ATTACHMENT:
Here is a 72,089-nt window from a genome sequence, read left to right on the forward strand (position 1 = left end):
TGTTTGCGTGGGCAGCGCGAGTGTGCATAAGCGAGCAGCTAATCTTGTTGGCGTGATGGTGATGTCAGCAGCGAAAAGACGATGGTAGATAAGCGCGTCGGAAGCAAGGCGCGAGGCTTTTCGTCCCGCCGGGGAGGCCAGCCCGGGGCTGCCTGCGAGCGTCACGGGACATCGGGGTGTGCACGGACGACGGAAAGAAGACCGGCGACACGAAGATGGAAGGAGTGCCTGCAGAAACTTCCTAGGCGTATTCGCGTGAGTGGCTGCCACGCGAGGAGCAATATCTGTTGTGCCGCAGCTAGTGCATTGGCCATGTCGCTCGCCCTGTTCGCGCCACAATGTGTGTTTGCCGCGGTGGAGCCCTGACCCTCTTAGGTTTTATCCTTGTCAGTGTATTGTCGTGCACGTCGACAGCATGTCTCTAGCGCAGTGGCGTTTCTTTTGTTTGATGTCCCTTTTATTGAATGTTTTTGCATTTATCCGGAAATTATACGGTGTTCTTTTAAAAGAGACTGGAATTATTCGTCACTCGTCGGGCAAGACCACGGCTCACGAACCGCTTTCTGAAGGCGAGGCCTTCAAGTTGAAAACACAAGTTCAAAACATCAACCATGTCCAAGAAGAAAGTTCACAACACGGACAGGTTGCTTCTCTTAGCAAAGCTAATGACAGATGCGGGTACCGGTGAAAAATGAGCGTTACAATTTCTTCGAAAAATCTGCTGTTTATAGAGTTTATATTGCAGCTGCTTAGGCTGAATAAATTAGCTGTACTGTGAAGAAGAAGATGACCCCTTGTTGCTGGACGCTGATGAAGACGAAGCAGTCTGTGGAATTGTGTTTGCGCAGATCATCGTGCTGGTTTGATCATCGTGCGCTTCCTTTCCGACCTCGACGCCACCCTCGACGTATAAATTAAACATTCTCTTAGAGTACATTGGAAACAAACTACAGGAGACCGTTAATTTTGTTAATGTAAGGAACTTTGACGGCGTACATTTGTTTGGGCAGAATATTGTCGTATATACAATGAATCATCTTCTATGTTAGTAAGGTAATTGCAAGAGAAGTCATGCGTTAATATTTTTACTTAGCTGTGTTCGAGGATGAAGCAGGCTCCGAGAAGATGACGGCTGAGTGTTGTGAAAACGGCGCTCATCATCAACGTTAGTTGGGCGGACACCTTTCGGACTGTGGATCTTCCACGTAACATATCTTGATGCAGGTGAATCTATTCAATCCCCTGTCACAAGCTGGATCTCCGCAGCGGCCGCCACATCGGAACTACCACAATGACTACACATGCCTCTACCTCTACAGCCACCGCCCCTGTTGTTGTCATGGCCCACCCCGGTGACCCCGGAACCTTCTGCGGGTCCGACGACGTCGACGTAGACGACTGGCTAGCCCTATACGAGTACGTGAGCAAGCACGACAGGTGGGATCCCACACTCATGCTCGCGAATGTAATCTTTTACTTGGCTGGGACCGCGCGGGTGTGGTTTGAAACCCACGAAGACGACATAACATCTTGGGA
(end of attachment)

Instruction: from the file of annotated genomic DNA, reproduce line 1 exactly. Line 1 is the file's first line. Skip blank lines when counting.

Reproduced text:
Here is a 72,089-nt window from a genome sequence, read left to right on the forward strand (position 1 = left end):